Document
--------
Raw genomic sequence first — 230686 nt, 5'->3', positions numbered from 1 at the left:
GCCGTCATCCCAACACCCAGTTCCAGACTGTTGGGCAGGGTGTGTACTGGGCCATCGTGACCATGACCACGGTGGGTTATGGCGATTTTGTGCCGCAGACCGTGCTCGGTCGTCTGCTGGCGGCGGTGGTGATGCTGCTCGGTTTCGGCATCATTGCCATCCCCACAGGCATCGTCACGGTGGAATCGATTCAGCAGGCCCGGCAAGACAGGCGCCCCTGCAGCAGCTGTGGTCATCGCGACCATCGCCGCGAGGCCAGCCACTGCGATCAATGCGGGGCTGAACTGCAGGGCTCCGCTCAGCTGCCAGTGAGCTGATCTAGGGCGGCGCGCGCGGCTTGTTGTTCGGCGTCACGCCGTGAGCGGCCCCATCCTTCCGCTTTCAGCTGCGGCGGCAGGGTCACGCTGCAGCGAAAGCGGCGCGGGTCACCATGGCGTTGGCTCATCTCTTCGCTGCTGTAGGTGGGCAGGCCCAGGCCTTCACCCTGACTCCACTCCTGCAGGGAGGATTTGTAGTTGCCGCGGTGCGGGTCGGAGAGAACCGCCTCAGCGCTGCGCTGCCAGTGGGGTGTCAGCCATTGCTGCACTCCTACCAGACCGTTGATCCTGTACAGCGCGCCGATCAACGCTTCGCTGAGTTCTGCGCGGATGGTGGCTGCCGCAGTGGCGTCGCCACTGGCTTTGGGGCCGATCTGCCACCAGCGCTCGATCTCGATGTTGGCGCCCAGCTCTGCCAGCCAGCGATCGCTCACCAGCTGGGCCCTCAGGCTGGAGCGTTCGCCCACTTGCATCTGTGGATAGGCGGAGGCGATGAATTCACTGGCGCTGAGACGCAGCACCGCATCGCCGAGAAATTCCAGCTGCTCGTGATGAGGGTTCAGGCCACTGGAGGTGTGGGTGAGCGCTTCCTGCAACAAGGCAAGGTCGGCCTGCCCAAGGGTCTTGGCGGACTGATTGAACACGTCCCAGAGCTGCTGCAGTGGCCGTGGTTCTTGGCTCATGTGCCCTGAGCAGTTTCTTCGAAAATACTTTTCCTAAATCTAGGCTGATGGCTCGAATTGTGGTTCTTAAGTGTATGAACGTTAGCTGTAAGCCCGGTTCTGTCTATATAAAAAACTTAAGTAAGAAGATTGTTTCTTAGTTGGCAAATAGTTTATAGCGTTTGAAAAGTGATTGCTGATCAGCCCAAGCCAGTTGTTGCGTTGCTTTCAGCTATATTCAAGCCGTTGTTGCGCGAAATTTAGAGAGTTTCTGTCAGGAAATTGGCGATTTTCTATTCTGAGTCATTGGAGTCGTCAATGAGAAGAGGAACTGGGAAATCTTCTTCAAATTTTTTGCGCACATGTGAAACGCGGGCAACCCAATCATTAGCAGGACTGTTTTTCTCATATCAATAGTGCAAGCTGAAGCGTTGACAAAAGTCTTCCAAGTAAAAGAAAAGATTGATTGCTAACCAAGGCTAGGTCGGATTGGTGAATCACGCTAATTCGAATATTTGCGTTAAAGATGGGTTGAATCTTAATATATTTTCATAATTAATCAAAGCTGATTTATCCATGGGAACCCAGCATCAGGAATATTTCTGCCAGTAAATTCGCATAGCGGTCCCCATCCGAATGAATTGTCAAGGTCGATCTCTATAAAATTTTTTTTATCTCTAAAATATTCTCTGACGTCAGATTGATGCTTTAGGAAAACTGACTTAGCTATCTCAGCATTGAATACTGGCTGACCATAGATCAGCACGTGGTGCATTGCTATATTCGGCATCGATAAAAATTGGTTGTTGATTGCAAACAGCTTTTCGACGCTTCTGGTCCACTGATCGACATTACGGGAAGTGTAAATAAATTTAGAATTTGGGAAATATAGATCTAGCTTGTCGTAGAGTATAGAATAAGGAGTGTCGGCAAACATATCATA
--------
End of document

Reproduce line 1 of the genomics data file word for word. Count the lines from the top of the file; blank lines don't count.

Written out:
Raw genomic sequence first — 230686 nt, 5'->3', positions numbered from 1 at the left: